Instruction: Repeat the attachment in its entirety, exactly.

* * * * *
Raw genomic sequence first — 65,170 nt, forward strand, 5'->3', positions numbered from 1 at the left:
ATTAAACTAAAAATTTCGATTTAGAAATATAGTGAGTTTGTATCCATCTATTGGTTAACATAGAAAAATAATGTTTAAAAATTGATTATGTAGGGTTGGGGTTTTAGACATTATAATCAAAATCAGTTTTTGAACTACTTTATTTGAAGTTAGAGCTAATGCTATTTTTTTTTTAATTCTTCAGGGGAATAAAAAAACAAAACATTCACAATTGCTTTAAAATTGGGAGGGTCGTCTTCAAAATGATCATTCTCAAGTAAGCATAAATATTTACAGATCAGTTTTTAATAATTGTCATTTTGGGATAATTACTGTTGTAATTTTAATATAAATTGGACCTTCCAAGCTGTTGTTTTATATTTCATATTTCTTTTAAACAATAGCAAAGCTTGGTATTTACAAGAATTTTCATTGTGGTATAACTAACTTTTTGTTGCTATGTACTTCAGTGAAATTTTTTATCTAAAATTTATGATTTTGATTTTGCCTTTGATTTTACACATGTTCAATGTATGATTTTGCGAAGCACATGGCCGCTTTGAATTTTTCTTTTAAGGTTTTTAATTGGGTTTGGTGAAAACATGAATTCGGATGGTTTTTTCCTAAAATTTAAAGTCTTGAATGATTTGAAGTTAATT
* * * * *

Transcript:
Raw genomic sequence first — 65,170 nt, forward strand, 5'->3', positions numbered from 1 at the left:
ATTAAACTAAAAATTTCGATTTAGAAATATAGTGAGTTTGTATCCATCTATTGGTTAACATAGAAAAATAATGTTTAAAAATTGATTATGTAGGGTTGGGGTTTTAGACATTATAATCAAAATCAGTTTTTGAACTACTTTATTTGAAGTTAGAGCTAATGCTATTTTTTTTTTAATTCTTCAGGGGAATAAAAAAACAAAACATTCACAATTGCTTTAAAATTGGGAGGGTCGTCTTCAAAATGATCATTCTCAAGTAAGCATAAATATTTACAGATCAGTTTTTAATAATTGTCATTTTGGGATAATTACTGTTGTAATTTTAATATAAATTGGACCTTCCAAGCTGTTGTTTTATATTTCATATTTCTTTTAAACAATAGCAAAGCTTGGTATTTACAAGAATTTTCATTGTGGTATAACTAACTTTTTGTTGCTATGTACTTCAGTGAAATTTTTTATCTAAAATTTATGATTTTGATTTTGCCTTTGATTTTACACATGTTCAATGTATGATTTTGCGAAGCACATGGCCGCTTTGAATTTTTCTTTTAAGGTTTTTAATTGGGTTTGGTGAAAACATGAATTCGGATGGTTTTTTCCTAAAATTTAAAGTCTTGAATGATTTGAAGTTAATT